Fox (n): carnivore of genus vulpes; crafty person; scavenger; (vb) to confuse; -ed (adj): to be drunk.
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Wednesday 24 October 2012

Wanted, dead or alive.

ONCE upon a time there lived a man known as the Sheriff of Nottingham.

Whenever he came out of his castle to talk to the poor people he smiled and said nice things, but always had some of his servants with him to make sure the poor he saw were not too dirty and that they did not get too close.

He was a man who liked to have lots of money, so he charged his friends to eat with him and made sure he only ate with the richest people.

He decided the poor had too much money, so he taxed their food and their cheap holidays.

He thought poor people were bad, and rich people were good. So when rich people put up rents he let them, and told the poor people who could not afford to pay them they needed to all live together.

He left the very poorest people alone, so that he could have his portrait painted helping them later. But the everyday poor - those who were watching the pennies, waiting for pay day and being as good as possible so they did not lose their jobs - he decided were of no use to him.

So when each family was due a small copper penny on the birth of a new child, he very carefully gave it to them before taxing their pay to the tune of one small copper penny. He did this even if they were looking after children who were not their own and they had not been given the penny in the first place.

He let rich people keep their pennies.

He gave less money to the hospitals which looked after the poor people when they were ill, and he sacked police officers who helped the poor people when they had trouble. He gave less funding to the people who put out fires in the poor people's houses, and when he realised his private army was filled with people recruited from poor areas he sacked 20,000 of them.

He said it was all the fault of the person who was sheriff before him, and said there was no money left for unimportant things. So charities which helped poor people who were beaten by their partners, poor people who wanted to work but were disabled, poor people who were old and poor people who had lost their jobs and wanted help to find another one were all told they would have to do without.

When the poor people marched and said they wanted jobs so they could earn and pay more taxes for him, he said they were being silly.

He was mean to all the maidens, and when they were angry he told them they were frustrated and to calm down and while there were always a couple sitting behind him in public he didn't promote too many.

When the poor people were bad and disrupted his holiday he locked them up for a very, very long time. When his friends were bad he said they shouldn't have to resign and were a credit to the government and a long life of public service spent helping the poor people.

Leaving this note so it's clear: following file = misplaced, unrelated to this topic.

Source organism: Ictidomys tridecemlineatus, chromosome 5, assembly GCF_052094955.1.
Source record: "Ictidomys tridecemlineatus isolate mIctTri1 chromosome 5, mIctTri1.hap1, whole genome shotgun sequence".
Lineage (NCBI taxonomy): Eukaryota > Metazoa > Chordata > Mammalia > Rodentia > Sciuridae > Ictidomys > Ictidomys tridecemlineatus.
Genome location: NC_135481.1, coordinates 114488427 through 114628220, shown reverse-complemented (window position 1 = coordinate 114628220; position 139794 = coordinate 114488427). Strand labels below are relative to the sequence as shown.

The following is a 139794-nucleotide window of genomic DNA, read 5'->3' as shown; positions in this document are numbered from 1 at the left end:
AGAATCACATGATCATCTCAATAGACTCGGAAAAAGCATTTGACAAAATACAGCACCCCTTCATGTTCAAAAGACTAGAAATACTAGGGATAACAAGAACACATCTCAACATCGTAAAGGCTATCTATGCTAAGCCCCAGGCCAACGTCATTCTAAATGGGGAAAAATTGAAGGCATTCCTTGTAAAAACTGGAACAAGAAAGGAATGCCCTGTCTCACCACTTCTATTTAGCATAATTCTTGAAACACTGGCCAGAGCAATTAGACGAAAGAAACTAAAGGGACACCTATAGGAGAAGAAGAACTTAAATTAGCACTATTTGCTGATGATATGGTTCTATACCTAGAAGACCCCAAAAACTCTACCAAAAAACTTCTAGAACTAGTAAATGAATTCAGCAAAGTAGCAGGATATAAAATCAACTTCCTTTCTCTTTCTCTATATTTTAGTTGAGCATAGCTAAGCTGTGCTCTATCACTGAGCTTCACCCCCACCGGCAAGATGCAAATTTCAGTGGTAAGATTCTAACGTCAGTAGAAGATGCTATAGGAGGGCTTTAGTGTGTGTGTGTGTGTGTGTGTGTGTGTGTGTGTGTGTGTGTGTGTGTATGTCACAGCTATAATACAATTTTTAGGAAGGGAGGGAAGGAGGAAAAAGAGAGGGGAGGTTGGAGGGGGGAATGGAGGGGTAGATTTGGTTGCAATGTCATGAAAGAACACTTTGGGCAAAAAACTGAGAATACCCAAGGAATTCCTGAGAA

His money-collectors were heard at the castle gate calling the peasants names, seen careering through Sherwood Forest in a gold-covered coach laughing loudly while watching a comedy DVD, shooting badgers, and being called incompetent by the very nasty Sheriff of Chingford.

He did not order a public inquiry into allegations lots of rich people had been sexually abusing poor children for decades, and when all his cost-cutting of public services meant he'd have to take a smaller pension himself his toadies suggested he be paid more to make up for it.

Meanwhile the bishops who said they were men of faith and believed in peace and forgiveness and that bum sex was bad unless they were doing it made money from men who sold guns to kill people all over the world.

The one person lots of poor people thought might help them and rob from the rich to make their lives a little easier turned out, once inside the castle, to change his mind.

Then a wandering minstrel arrived in Nottingham, and was appalled at what he saw.

He said: "It's Sheriff-of-Nottingham times: 'What do the working classes eat? Pasties. Let's tax those. Where do they go on their holidays? In static caravans. We'll tax them.' I didn't notice a tax on polo mallets. I loathe Cameron; I loathe Osborne. We didn't vote them in and yet here they are deciding for us. I'd like to see their heads on spikes on Tower Bridge. Seriously. I'd sleep well."

He said: "The Catholic Church has no right to wag the finger at gay people. How can we respect a church that has encouraged paedophiles by moving them from one parish to another, free to carry on again?"

He said all the things the poor people had thought for several years, but because he was just a minstrel the sheriff laughed at him from a high window in his castle and it didn't matter a damn.

And what happened to the sheriff in the end? Well, a good man dressed all in green who had lost his home and wealth and knew what it was to be poor came along and helped the peasants to rise up. The sheriff put up WANTED posters, unaware that Robin was precisely what everyone did want.

The only problem is, he's not here yet.

 And wouldn't we be merry if he were?